Global calls to speed up Aids response
Doctors Without Borders has called for a doubling of the pace of AIDS treatment and funds to reach all those who need treatment.
The call came as some 25,000 people, including celebrities, scientists and HIV victims gathered in the US capital Washington DC to call for a jumpstart in the global response to the three-decade AIDS epidemic.
Deaths and infections are down in the parts of the world most ravaged by the disease, while the number of people on treatment has risen 20 percent from 2010 to 2011, reaching eight million people in needy countries.
However, this is only about half the people who should be on treatment worldwide, suggesting much more remains to be done.
Rwanda has managed to register universal coverage of Anti-retroviral treatment (ART) at 94 percent from less than 30 percent in the last 5 years, according to Dr Sabin Nsanzimana, the Coordinator of HIV and Sexually Transmitted Infections (STIs) Care and Treatment Department.
More than 100,000 people in Rwanda are on anti-retroviral treatment which is given free of charge. The country also spends an estimated Rwf1 billion on HIV/Aids drugs every year.
The cost of anti-retroviral therapy varies from one patient to another although experts estimate the average cost of therapy at Rwf12, 000 per patient.
Eastern Europe and central Asia are experiencing worsening epidemics, according to reports, while the United States has been unable to curb the rate of new infections in recent years despite a host of new research advances.
More than 34 million people worldwide are living with HIV, a higher number than ever before, and around 30 million have died from AIDS-related causes since the disease first emerged in the 1980s, according to UNAIDS.
The hunt for a cure, which has eluded scientists, will be a hot topic.
HIV co-discoverer and Nobel laureate, Francoise Barre-Sinoussi, announced a new roadmap for scientists in research toward a cure.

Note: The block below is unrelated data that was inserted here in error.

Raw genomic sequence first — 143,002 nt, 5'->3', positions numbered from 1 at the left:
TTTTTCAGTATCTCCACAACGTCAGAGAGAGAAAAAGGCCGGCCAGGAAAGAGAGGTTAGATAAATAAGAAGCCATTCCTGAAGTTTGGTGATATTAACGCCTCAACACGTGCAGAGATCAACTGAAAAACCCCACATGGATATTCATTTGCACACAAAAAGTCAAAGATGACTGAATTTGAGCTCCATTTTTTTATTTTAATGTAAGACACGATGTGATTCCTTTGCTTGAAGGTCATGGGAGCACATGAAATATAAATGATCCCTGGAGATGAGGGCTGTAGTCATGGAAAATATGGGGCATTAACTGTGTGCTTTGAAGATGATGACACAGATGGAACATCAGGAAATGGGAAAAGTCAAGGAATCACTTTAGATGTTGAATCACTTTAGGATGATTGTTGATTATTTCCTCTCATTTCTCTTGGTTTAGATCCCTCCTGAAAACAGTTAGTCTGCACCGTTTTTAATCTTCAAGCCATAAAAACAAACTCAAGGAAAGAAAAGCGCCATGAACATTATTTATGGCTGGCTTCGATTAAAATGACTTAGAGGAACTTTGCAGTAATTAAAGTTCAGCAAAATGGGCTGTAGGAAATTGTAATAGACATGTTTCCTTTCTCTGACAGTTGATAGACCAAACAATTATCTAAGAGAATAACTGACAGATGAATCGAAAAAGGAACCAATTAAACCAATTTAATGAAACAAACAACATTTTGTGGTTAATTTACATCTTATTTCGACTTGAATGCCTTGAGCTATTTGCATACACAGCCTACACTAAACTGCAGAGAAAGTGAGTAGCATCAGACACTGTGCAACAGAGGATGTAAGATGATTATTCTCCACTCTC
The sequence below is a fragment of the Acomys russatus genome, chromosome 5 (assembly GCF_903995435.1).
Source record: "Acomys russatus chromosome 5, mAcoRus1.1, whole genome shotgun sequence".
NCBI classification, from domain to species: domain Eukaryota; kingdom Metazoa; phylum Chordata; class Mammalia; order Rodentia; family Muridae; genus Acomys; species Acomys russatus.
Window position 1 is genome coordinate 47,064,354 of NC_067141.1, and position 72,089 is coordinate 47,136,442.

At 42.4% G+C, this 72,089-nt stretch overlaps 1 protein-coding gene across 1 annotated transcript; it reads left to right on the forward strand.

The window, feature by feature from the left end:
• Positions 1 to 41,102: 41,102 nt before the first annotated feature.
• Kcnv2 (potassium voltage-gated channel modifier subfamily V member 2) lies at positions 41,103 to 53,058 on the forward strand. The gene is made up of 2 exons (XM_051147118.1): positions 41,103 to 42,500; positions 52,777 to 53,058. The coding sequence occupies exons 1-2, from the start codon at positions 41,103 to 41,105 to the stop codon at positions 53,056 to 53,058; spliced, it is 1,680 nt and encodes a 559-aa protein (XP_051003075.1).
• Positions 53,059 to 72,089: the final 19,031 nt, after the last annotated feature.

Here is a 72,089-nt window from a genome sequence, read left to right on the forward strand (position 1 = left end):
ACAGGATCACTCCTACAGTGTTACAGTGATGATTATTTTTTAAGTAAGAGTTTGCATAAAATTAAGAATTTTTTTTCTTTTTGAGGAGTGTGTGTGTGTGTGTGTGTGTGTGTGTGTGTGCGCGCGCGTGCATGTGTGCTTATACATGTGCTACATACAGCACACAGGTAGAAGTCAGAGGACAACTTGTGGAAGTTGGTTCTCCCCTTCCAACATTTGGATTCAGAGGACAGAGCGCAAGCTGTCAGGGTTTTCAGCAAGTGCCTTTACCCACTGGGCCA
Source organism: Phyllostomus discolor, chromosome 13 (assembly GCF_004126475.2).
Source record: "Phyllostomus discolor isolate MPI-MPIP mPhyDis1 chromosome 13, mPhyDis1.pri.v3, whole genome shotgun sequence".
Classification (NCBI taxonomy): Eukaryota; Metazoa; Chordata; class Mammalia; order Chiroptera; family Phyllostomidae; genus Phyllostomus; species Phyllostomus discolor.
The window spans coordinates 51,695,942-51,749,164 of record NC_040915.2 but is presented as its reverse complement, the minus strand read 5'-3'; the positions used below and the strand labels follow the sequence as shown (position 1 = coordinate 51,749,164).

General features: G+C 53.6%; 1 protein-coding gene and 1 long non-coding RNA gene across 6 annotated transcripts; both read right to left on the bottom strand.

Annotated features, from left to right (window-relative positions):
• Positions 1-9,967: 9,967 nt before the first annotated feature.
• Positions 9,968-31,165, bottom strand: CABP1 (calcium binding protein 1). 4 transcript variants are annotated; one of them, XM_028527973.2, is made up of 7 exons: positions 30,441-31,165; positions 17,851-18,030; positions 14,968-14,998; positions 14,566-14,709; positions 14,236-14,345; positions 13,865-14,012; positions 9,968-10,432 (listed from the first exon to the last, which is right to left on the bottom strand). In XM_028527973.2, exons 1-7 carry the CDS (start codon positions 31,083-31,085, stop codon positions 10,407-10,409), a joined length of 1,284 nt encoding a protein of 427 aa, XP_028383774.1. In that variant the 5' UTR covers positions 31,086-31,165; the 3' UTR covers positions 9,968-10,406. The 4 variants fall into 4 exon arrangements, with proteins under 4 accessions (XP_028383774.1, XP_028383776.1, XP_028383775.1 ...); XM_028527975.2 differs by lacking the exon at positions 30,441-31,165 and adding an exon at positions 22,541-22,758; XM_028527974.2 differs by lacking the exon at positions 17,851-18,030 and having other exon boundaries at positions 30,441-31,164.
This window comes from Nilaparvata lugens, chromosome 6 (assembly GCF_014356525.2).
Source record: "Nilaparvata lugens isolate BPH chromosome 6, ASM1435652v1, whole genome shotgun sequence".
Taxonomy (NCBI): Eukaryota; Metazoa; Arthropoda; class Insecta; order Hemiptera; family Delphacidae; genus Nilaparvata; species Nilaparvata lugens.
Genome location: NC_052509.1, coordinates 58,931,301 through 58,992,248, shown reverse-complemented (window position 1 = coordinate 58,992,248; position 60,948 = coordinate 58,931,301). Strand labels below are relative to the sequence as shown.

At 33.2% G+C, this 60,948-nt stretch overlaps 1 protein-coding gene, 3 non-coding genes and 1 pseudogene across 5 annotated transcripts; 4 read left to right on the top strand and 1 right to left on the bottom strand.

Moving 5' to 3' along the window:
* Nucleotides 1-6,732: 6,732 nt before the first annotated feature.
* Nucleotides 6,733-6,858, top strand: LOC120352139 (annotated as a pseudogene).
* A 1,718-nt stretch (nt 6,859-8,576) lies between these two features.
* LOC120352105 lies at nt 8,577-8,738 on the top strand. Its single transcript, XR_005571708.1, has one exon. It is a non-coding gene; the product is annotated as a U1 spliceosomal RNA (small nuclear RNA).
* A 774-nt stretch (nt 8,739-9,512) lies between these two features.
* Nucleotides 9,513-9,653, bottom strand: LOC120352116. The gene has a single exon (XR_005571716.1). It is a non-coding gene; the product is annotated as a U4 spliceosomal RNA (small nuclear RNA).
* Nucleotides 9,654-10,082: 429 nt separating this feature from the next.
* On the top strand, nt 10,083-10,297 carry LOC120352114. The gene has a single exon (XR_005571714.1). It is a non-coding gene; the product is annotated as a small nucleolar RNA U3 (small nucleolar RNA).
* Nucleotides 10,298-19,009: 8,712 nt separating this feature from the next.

Funding is also at a critical juncture, with many nations boosting their domestic spending on the disease while international donations remain flat.
Total worldwide investment in HIV was $16.8 billion last year, an 11 percent rise from 2010, but still far short of the $22-24 billion needed by 2015, according to a UNAIDS report released Wednesday.
Assisting the fundraising effort are a bevy of celebrities in Washington for the conference, including actors Sean Penn and Sharon Stone. Microsoft chairman and noted philanthropist, Bill Gates, will also attend.
US Secretary of State Hillary Clinton, who called for an “AIDS-free generation” in a landmark 2011 speech, was scheduled to address the conference.
President Barack Obama, is sending a video message and will invite some conference attendees to the White House for talks on Thursday.
Held every two years, the International AIDS Conference returns to the United States for the first time since 1990, after being kept away by laws that barred people with HIV from traveling to the country.
The US ban was formally lifted in 2009, and researchers described fresh optimism in the fight against AIDS on several fronts ahead of the six-day conference that started on Sunday and runs through July 27.
Meanwhile, the World Bank President, Jim Yong Kim at the opening of this year’s International Aids Conference noted that success in the AIDS response depends on partnerships and pledged to strengthen the Bank’s multilateral alliances with UNAIDS, the Global Fund and other partners, including WHO and UNICEF.
Citing Rwanda he said, Governments and their partners are applying AIDS knowledge and resources strategically to beat the epidemic and simultaneously drive a broader anti-poverty agenda.
“Rwanda has used AIDS money and technical expertise from the World Bank, the Global Fund and others to build up its widely admired health insurance system, the mutuelles, and to expand secondary and vocational education,” he observed.
“As Rwanda shows, successful countries have tackled AIDS as a systems problem. They’ve responded to the epidemic by strengthening delivery systems for key social goods, and they’ve integrated those systems to address people’s needs comprehensively.”
“We can end AIDS. We must end AIDS. The challenge we face is great. But as I look out at all of you today, I can actually see the end of AIDS,” he concluded.
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